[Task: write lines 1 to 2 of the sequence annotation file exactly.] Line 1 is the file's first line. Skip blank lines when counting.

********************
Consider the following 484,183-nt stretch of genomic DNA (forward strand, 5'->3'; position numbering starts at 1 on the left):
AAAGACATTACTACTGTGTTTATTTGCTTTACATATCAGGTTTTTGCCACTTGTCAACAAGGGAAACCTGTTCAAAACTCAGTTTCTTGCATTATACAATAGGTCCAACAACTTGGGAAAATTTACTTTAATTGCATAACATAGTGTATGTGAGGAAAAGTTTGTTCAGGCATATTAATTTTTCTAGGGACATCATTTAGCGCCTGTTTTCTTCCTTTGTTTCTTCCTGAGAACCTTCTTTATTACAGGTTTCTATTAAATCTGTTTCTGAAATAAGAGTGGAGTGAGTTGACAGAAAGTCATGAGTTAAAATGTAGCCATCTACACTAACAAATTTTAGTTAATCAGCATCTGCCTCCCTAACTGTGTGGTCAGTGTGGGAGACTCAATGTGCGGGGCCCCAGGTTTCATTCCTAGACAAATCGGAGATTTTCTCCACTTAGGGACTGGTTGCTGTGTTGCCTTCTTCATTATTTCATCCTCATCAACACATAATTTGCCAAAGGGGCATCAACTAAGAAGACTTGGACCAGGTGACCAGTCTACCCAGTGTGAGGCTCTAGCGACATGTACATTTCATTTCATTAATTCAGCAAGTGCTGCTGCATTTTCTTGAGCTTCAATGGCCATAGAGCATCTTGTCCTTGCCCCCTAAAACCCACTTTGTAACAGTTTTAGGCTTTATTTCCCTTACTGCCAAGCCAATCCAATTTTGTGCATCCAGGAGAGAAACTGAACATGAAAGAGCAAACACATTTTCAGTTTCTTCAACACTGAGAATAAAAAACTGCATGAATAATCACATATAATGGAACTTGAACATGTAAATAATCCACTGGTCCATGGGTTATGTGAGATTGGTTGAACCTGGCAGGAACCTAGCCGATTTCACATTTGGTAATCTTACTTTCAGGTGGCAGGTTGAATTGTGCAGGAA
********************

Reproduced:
Consider the following 484,183-nt stretch of genomic DNA (forward strand, 5'->3'; position numbering starts at 1 on the left):
AAAGACATTACTACTGTGTTTATTTGCTTTACATATCAGGTTTTTGCCACTTGTCAACAAGGGAAACCTGTTCAAAACTCAGTTTCTTGCATTATACAATAGGTCCAACAACTTGGGAAAATTTACTTTAATTGCATAACATAGTGTATGTGAGGAAAAGTTTGTTCAGGCATATTAATTTTTCTAGGGACATCATTTAGCGCCTGTTTTCTTCCTTTGTTTCTTCCTGAGAACCTTCTTTATTACAGGTTTCTATTAAATCTGTTTCTGAAATAAGAGTGGAGTGAGTTGACAGAAAGTCATGAGTTAAAATGTAGCCATCTACACTAACAAATTTTAGTTAATCAGCATCTGCCTCCCTAACTGTGTGGTCAGTGTGGGAGACTCAATGTGCGGGGCCCCAGGTTTCATTCCTAGACAAATCGGAGATTTTCTCCACTTAGGGACTGGTTGCTGTGTTGCCTTCTTCATTATTTCATCCTCATCAACACATAATTTGCCAAAGGGGCATCAACTAAGAAGACTTGGACCAGGTGACCAGTCTACCCAGTGTGAGGCTCTAGCGACATGTACATTTCATTTCATTAATTCAGCAAGTGCTGCTGCATTTTCTTGAGCTTCAATGGCCATAGAGCATCTTGTCCTTGCCCCCTAAAACCCACTTTGTAACAGTTTTAGGCTTTATTTCCCTTACTGCCAAGCCAATCCAATTTTGTGCATCCAGGAGAGAAACTGAACATGAAAGAGCAAACACATTTTCAGTTTCTTCAACACTGAGAATAAAAAACTGCATGAATAATCACATATAATGGAACTTGAACATGTAAATAATCCACTGGTCCATGGGTTATGTGAGATTGGTTGAACCTGGCAGGAACCTAGCCGATTTCACATTTGGTAATCTTACTTTCAGGTGGCAGGTTGAATTGTGCAGGAA